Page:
The answer of course is to employ the RORO ferries. They aren't safe for people really in any case. We herd the beasties onto the deck and set sail.Now Iceland doesn't have much in the way of farming.. so we land there. A few loads.. say about 1.5 million cows. Iceland does have lots of jolly hot magma.SOoo we then have the biggest mass stampede of cattle ever seen in Iceland and charge them all into a large site of volcanic upheaval. The drovers shall be kitted out in the latest designs from Jean-Paul Gautier, and propel the "Herd" from astride fully chromed custom Harleys. The cattle may find the heat, smoke, and noise a little disturbing so their last meal should contain industrial quantities of largactil. And of course we get Ken Russell to film the whole deal from a range of strategic points, including helicopters. If nothing else we can demonstrate that Great Britain can still mount a really great spectacle.

Subject: Fluids

Posted by Jane Hathaway
Tuesday, April 24, 2001 at 22:26:33

Indeed that was the cover story...Either the rotten corpse burst and shot corrupt fluid into his mouth..or he was kissing a dead cow.
This is part of the government back to work policy for the unemployed.
I expect to see him on breakfast TV within weeks.. and then the compo case to follow. Should be good for about 200K?

Subject: Foot and Mouth

Tuesday, April 24, 2001 at 20:18:11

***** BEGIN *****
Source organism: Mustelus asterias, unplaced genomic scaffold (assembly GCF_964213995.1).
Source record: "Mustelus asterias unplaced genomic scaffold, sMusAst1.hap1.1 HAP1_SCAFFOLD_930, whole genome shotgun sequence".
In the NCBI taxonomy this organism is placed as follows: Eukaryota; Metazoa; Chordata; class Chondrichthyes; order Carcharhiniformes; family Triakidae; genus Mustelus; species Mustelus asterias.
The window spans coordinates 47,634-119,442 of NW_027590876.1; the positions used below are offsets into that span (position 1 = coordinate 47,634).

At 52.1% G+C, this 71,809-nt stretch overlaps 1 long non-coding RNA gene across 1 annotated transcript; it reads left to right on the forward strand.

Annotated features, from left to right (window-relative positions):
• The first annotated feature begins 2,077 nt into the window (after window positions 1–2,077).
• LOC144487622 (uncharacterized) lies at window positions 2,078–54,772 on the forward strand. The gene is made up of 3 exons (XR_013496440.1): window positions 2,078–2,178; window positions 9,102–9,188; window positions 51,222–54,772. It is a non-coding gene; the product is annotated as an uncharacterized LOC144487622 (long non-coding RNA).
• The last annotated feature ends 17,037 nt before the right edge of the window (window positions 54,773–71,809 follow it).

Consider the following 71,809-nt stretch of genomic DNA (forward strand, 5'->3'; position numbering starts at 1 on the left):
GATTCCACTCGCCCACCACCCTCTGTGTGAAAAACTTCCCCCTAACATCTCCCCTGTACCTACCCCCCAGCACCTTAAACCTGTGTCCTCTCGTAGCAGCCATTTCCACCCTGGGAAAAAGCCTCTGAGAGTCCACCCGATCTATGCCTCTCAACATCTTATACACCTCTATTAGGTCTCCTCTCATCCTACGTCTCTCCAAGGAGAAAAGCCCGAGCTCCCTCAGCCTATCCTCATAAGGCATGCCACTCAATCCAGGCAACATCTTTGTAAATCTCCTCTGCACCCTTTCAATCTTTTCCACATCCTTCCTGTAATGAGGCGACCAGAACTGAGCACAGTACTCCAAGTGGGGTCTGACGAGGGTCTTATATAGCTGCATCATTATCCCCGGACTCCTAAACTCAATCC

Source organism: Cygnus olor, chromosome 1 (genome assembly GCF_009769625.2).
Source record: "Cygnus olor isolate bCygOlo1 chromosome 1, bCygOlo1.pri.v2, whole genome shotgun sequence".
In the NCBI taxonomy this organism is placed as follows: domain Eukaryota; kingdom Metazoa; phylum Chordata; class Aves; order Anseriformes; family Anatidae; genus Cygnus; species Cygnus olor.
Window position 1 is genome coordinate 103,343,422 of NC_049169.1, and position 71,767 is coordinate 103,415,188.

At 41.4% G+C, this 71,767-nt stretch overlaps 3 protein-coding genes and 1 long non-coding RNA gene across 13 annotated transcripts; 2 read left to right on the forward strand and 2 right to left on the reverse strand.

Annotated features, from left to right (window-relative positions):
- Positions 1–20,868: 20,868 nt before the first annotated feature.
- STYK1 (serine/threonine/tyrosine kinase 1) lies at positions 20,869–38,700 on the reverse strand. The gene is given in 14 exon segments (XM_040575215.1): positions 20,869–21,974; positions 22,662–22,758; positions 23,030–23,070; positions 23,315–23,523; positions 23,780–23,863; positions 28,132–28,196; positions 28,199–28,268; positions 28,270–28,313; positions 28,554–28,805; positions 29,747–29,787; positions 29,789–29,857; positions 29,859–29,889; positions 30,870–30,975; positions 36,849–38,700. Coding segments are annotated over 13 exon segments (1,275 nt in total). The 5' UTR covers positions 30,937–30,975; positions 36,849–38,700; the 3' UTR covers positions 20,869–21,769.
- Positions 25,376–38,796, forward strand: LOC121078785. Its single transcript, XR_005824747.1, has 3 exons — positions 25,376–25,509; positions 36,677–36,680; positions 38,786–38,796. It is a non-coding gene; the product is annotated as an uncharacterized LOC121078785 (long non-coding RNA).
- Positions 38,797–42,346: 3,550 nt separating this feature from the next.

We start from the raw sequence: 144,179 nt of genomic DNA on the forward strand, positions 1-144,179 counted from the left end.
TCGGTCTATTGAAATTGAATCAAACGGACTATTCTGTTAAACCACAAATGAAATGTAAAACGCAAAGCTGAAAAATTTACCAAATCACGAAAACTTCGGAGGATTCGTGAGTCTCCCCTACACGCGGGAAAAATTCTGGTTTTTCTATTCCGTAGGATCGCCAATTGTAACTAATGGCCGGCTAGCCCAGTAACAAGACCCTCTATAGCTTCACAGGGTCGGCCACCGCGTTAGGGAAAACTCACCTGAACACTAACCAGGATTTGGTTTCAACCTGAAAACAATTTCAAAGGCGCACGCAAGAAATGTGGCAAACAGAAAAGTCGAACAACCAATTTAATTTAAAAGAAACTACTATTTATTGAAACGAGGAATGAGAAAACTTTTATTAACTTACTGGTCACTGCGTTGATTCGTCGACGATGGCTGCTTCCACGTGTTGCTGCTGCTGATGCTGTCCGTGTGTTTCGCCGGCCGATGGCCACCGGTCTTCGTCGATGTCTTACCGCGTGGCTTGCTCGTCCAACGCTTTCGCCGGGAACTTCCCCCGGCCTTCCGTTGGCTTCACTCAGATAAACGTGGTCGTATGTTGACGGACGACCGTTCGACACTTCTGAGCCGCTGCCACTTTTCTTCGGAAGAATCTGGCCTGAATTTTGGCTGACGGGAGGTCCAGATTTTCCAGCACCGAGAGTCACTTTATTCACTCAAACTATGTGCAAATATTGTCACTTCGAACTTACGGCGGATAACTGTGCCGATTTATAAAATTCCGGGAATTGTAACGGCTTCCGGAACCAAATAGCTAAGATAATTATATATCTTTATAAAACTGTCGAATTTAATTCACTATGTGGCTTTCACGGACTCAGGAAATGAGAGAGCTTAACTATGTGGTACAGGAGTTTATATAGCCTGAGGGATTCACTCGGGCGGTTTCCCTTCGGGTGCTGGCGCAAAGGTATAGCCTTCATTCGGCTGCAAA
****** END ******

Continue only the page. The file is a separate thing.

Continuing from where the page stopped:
As i now reside in USA I wanted to rely on a trusted source, but the evening mail web page was down so I though i'd ask you buggersSomeone at work just told me that a human has contracted foot and mouth in Eng (and thought even Cumbria) due to a carcass exploding and fluid getting inside his mouth. Please tell me this isn't so as i think I'm gunna spew.

Subject: Pajeros etc.

Posted by Alan T
Tuesday, April 24, 2001 at 19:54:25

Surely the Mitsubishi people would have taken the trouble to find out? Look at the problems GM had with Nova/Corsa

Subject: Southern Speak

Posted by Neil
Tuesday, April 24, 2001 at 16:50:47

Sorry, that should have read "dinnertime".

Subject: Embassy Regals

Posted by Neil
Tuesday, April 24, 2001 at 16:47:41

Down the Crystal Palace for a few pints at lunchtime, surely?

Subject: BBGS

Posted by JK
Tuesday, April 24, 2001 at 11:31:34

Neil, you should have been a smoker - you would have learnt all about the entrepreneurial spirit - buying fags at 1p each, and selling them to desperate nicotine-dependent, cash-strapped schoolboys at 3p each, which funded the replenishment of stock, and a clear 200% profit. Enough for an hour's fun on the pinball machines at Brucciani's.

Subject: 4 X 4s

Posted by Dougal